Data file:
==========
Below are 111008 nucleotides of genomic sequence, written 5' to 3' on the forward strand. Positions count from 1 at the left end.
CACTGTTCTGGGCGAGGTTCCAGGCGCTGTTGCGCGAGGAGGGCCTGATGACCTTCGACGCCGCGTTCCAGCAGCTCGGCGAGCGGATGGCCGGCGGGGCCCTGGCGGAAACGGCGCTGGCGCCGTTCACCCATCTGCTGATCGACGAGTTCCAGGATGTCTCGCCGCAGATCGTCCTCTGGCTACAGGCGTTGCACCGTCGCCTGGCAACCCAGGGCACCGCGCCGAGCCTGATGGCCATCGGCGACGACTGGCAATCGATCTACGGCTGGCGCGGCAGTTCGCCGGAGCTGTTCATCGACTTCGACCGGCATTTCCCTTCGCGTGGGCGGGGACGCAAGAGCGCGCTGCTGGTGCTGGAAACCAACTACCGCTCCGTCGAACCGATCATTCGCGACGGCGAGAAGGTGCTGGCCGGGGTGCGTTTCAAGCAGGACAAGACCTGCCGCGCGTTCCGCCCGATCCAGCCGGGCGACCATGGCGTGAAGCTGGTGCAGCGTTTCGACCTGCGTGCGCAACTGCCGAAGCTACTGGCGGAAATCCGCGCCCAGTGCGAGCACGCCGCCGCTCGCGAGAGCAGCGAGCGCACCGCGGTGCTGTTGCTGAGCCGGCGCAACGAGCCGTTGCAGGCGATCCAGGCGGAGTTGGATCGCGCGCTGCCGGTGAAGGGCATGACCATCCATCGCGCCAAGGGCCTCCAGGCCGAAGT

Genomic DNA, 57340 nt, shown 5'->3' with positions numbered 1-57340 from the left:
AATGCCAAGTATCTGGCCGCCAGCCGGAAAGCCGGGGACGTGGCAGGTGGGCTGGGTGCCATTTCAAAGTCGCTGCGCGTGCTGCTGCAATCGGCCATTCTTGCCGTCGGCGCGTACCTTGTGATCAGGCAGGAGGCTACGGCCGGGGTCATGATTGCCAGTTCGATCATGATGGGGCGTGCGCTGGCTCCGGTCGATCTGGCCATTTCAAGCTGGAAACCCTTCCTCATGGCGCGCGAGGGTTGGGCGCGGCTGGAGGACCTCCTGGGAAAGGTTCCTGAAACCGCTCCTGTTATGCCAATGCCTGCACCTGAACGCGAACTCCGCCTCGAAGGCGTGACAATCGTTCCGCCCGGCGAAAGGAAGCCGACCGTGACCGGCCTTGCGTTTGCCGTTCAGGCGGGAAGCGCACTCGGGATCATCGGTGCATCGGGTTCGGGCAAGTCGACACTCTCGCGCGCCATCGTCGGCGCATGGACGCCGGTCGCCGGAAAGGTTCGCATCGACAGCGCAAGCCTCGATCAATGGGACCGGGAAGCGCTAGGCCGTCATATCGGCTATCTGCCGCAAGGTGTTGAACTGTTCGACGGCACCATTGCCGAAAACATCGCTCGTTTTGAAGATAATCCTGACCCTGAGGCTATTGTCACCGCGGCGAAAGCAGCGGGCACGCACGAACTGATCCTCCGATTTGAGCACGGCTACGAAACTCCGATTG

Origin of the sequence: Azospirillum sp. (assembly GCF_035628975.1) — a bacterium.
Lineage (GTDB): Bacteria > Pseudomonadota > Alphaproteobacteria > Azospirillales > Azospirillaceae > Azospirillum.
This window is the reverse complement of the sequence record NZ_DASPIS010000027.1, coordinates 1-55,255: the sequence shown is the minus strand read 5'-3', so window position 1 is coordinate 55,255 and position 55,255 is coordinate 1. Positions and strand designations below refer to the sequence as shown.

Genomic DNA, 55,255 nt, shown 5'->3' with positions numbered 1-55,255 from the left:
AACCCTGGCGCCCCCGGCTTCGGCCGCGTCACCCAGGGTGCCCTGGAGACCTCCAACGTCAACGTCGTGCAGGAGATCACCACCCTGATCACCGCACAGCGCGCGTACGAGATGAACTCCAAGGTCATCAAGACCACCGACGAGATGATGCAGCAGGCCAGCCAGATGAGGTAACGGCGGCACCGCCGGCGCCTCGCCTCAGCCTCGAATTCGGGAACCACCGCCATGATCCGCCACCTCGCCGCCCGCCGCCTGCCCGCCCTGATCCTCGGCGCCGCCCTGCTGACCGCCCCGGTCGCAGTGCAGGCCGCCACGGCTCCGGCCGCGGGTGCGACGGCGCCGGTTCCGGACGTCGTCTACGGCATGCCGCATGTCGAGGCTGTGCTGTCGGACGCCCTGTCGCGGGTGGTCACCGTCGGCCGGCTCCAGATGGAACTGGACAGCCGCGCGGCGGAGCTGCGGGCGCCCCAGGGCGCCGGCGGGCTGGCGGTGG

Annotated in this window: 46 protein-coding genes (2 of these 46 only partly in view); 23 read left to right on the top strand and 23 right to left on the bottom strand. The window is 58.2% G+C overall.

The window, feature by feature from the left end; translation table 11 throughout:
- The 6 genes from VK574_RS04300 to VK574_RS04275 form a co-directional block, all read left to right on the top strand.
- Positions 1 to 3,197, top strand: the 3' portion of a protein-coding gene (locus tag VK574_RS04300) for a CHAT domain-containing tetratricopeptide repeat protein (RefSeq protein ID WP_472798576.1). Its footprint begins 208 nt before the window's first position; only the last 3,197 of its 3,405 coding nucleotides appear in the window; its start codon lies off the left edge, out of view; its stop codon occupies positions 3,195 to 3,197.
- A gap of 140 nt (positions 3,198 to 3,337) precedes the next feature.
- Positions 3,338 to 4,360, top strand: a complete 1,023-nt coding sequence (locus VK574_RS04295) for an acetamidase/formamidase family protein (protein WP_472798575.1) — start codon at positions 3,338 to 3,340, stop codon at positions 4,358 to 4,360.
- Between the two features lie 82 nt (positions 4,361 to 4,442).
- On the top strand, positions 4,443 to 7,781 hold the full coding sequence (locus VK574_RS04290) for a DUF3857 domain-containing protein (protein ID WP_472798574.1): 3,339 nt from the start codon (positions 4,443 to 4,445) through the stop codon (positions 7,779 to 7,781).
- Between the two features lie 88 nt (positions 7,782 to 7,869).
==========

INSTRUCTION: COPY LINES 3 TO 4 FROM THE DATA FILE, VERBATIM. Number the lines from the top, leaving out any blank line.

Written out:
Genomic DNA, 57340 nt, shown 5'->3' with positions numbered 1-57340 from the left:
AATGCCAAGTATCTGGCCGCCAGCCGGAAAGCCGGGGACGTGGCAGGTGGGCTGGGTGCCATTTCAAAGTCGCTGCGCGTGCTGCTGCAATCGGCCATTCTTGCCGTCGGCGCGTACCTTGTGATCAGGCAGGAGGCTACGGCCGGGGTCATGATTGCCAGTTCGATCATGATGGGGCGTGCGCTGGCTCCGGTCGATCTGGCCATTTCAAGCTGGAAACCCTTCCTCATGGCGCGCGAGGGTTGGGCGCGGCTGGAGGACCTCCTGGGAAAGGTTCCTGAAACCGCTCCTGTTATGCCAATGCCTGCACCTGAACGCGAACTCCGCCTCGAAGGCGTGACAATCGTTCCGCCCGGCGAAAGGAAGCCGACCGTGACCGGCCTTGCGTTTGCCGTTCAGGCGGGAAGCGCACTCGGGATCATCGGTGCATCGGGTTCGGGCAAGTCGACACTCTCGCGCGCCATCGTCGGCGCATGGACGCCGGTCGCCGGAAAGGTTCGCATCGACAGCGCAAGCCTCGATCAATGGGACCGGGAAGCGCTAGGCCGTCATATCGGCTATCTGCCGCAAGGTGTTGAACTGTTCGACGGCACCATTGCCGAAAACATCGCTCGTTTTGAAGATAATCCTGACCCTGAGGCTATTGTCACCGCGGCGAAAGCAGCGGGCACGCACGAACTGATCCTCCGATTTGAGCACGGCTACGAAACTCCGATTG